Kameron Hurley's new LOCUS essay reflects on her first ten years as a published author:How to Survive a Decade in Publishing
Her first series went through three publishers, the last of which folded when one of the owners allegedly absconded with the royalties that were owed. She notes that "publishing is weird," a conclusion supported by her examples from her own career and those of some other writers. Knowing "the one thing we can control in this wild business is the words on the page" (and not always even that, where the finished product released to the market is concerned), we have to accept that the "glorious highs" and "very low lows" of a writer's life depend heavily on many outside factors, including luck.
Her remark that all her adventures as an author since then have been "measured against that first foray into the publishing world" resonates with me. I had two very different publishing experiences at the start of my career. My first two books were mass-market paperback anthologies, CURSE OF THE UNDEAD and DEMON LOVERS AND STRANGE SEDUCTIONS. The sale of anthologies edited by someone with no prior writing or editing experience to a major publisher was an amazing stroke of luck then and would be impossible now. At the time, I thought I would thereafter (1) make lots of money and (2) sell everything I wrote. It is to laugh. The advances did constitute more money than we'd ever received in one lump before, although they were probably modest even by early 1970s standard. One of them did provide the down payment on our first house. Neither book earned out its advance, though, and the publisher didn't buy anything further from me.
As for the second expectation, my next publication was the first full-length book I wrote myself, a nonfiction work of literary criticism on vampirism in literature. After a couple of years of floundering around, still not very knowledgable about the industry, I contracted it with a small press that proved to be disastrous. They printed the book by offset from my typed manuscript, long before word processing, so the thing looked sadly unprofessional. It had a small print run, as typical for academic-oriented works, and it was exorbitantly overpriced. It cost something like $29.00 in 1975, when the average paperback went for $1.25 and most hardcovers for under $10.00. (I checked those figures by glancing at books from that decade on my shelf.) It's a wonder any copies ever sold. Moreover, after the first year or two the publisher stopped communicating with me, and I eventually resorted to a lawyer's letter to get them to disgorge a meager royalty payment. Years went by before my first professional fiction sale, to one of the early Darkover anthologies, and well over a decade between that monograph and my first novel, to a startup small horror press—which treated its authors well and even paid an advance. So, not forgetting that aforementioned ghastly vampire monograph experience, with later publishers I felt good about the deal when they actually answered mail and disbursed royalties on time.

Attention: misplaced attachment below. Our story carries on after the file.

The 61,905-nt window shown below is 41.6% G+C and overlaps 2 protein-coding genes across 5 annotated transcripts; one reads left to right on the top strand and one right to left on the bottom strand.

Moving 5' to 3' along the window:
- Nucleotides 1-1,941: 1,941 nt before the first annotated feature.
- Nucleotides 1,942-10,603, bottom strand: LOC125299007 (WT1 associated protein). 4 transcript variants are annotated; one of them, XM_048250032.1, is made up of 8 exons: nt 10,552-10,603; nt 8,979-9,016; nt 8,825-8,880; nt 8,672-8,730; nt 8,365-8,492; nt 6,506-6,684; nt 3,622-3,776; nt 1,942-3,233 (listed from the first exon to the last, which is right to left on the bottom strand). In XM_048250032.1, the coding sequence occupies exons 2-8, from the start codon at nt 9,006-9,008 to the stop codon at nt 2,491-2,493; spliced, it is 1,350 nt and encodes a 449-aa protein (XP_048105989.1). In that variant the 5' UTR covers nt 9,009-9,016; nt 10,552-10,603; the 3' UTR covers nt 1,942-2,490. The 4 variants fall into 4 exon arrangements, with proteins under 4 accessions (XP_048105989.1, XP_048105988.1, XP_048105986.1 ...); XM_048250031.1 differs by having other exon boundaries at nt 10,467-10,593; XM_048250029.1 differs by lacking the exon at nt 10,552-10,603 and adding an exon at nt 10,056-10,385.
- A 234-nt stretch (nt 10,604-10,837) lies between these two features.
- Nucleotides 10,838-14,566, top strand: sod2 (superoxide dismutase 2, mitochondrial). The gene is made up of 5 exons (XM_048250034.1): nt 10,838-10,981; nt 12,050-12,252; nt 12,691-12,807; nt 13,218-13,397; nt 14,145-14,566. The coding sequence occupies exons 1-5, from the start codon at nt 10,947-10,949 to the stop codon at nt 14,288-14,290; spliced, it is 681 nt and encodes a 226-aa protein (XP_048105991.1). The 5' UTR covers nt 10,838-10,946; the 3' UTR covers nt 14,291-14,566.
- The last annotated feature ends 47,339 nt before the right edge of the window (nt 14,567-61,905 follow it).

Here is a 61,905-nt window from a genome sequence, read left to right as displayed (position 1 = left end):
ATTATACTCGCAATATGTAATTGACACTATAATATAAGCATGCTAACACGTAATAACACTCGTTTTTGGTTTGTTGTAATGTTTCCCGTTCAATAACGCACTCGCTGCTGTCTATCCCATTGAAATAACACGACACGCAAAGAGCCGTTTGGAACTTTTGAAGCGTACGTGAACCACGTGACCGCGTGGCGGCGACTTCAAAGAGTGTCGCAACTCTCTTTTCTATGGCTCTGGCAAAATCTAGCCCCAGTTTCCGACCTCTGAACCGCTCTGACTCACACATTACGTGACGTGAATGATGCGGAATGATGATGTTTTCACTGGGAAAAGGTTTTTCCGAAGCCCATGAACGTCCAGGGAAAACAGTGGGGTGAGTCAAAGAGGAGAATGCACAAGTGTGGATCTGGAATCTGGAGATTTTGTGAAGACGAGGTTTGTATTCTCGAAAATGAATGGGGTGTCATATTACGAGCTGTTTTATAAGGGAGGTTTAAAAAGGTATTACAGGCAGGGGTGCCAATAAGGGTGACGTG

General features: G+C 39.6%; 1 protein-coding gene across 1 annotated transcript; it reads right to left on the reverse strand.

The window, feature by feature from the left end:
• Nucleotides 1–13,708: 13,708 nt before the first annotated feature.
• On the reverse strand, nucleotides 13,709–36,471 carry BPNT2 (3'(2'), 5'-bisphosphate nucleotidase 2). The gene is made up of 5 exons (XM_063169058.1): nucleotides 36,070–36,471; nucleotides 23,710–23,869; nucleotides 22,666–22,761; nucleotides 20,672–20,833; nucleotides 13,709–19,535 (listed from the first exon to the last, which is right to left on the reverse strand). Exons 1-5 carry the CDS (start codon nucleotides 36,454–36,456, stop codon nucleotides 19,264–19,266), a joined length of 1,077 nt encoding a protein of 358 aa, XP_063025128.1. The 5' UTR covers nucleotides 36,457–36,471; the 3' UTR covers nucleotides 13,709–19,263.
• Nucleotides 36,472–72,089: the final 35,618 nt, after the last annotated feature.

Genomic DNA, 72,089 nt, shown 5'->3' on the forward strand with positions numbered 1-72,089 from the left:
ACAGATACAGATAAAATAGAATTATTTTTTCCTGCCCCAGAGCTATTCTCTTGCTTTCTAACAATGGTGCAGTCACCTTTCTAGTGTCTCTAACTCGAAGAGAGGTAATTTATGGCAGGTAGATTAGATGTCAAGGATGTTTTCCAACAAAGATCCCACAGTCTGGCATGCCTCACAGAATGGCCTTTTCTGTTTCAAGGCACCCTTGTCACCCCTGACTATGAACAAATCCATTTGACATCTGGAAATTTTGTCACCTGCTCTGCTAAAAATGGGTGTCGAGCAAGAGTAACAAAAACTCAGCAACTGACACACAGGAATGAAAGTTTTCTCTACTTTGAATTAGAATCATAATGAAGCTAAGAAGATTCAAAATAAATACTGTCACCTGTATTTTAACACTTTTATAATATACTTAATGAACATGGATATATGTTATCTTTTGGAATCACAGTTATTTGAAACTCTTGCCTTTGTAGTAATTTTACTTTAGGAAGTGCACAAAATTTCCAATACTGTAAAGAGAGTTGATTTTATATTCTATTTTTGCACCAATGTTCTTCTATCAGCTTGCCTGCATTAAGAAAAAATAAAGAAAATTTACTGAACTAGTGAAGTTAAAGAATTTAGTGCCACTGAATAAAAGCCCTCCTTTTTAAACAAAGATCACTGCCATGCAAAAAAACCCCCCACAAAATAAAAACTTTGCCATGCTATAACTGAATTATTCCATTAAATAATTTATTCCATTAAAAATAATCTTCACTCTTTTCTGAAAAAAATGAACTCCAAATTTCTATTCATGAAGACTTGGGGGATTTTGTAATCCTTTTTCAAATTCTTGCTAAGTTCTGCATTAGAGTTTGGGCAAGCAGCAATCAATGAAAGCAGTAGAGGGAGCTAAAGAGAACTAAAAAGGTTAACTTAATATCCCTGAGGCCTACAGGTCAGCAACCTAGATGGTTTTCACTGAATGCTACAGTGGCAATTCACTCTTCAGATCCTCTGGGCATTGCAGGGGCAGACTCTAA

Hurley reminds us that at every stage of a writing career, rejection will happen, and she recommends an attitude of "grim optimism." For surviving in this industry, she advises writers to "create a strong support network. Get a good agent. Understand that everything changes."
I've read that something like 90% of published authors don't live off their writing, but have another source of income such as a day job, a pension, or a well-employed spouse. Of the other 10%, few support themselves by writing fiction; most depend on occupations such as journalism or technical writing. Anyone whose principal goal in becoming an author is to get rich or even affluent is probably doomed to disappointment. To survive the highs and lows described in Hurley's essay, one has to write for its own sake. As Marion Zimmer Bradley famously said, nobody told you not to be a plumber.
Margaret L. CarterCarter's Crypt